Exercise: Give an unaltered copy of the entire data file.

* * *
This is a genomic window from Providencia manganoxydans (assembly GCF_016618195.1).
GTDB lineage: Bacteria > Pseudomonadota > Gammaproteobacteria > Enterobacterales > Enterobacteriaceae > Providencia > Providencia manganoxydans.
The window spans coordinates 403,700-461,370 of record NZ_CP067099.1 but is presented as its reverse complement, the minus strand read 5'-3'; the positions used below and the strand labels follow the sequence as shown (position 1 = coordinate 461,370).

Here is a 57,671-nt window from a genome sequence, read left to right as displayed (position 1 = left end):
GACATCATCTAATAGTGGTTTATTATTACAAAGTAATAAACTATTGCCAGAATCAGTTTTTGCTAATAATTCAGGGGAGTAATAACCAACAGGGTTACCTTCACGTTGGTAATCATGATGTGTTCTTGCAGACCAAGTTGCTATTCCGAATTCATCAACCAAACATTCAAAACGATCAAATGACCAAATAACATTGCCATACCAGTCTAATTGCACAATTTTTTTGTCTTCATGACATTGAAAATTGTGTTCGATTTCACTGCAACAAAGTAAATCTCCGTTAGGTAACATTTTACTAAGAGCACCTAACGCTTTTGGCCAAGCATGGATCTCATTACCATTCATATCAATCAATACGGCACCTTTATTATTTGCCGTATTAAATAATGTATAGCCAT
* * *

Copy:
This is a genomic window from Providencia manganoxydans (assembly GCF_016618195.1).
GTDB lineage: Bacteria > Pseudomonadota > Gammaproteobacteria > Enterobacterales > Enterobacteriaceae > Providencia > Providencia manganoxydans.
The window spans coordinates 403,700-461,370 of record NZ_CP067099.1 but is presented as its reverse complement, the minus strand read 5'-3'; the positions used below and the strand labels follow the sequence as shown (position 1 = coordinate 461,370).

Here is a 57,671-nt window from a genome sequence, read left to right as displayed (position 1 = left end):
GACATCATCTAATAGTGGTTTATTATTACAAAGTAATAAACTATTGCCAGAATCAGTTTTTGCTAATAATTCAGGGGAGTAATAACCAACAGGGTTACCTTCACGTTGGTAATCATGATGTGTTCTTGCAGACCAAGTTGCTATTCCGAATTCATCAACCAAACATTCAAAACGATCAAATGACCAAATAACATTGCCATACCAGTCTAATTGCACAATTTTTTTGTCTTCATGACATTGAAAATTGTGTTCGATTTCACTGCAACAAAGTAAATCTCCGTTAGGTAACATTTTACTAAGAGCACCTAACGCTTTTGGCCAAGCATGGATCTCATTACCATTCATATCAATCAATACGGCACCTTTATTATTTGCCGTATTAAATAATGTATAGCCAT